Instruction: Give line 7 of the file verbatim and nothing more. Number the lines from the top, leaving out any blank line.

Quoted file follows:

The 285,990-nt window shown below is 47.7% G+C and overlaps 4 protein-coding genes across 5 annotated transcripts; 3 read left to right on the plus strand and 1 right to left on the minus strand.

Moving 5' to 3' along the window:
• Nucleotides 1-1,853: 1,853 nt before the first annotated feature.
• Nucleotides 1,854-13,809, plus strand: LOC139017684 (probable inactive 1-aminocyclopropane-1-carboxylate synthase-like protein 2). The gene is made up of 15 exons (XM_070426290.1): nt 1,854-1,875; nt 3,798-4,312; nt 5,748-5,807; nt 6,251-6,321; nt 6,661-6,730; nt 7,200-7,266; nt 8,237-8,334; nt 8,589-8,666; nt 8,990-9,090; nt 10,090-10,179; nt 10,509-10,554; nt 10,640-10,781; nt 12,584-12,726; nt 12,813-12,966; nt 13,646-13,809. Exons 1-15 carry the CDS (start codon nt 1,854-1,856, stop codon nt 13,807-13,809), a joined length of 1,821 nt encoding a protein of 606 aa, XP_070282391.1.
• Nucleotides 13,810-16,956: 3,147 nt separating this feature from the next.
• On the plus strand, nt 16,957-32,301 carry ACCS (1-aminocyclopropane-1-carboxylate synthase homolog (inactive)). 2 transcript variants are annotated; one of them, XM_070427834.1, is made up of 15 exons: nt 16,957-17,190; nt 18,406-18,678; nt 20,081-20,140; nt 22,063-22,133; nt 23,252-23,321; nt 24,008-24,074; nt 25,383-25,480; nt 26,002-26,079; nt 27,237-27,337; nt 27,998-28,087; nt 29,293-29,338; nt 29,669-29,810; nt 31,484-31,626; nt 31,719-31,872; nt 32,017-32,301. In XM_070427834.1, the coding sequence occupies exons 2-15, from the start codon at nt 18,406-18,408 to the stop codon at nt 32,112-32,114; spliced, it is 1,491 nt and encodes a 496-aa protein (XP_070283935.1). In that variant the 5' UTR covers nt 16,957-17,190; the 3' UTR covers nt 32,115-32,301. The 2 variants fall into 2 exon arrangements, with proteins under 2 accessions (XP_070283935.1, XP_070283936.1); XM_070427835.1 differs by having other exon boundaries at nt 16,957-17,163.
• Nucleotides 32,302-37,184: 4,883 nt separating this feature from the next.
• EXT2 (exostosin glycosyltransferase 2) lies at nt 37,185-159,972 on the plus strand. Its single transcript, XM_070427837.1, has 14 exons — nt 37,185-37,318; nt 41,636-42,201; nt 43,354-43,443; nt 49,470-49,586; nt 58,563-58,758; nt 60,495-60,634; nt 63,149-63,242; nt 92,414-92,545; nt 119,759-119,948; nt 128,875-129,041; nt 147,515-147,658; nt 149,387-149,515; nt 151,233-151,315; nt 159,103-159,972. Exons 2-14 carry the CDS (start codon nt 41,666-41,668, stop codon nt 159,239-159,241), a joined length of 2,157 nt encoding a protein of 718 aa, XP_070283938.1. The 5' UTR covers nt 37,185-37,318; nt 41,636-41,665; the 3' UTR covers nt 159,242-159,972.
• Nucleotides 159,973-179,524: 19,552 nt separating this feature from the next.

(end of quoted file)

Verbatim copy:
• Nucleotides 32,302-37,184: 4,883 nt separating this feature from the next.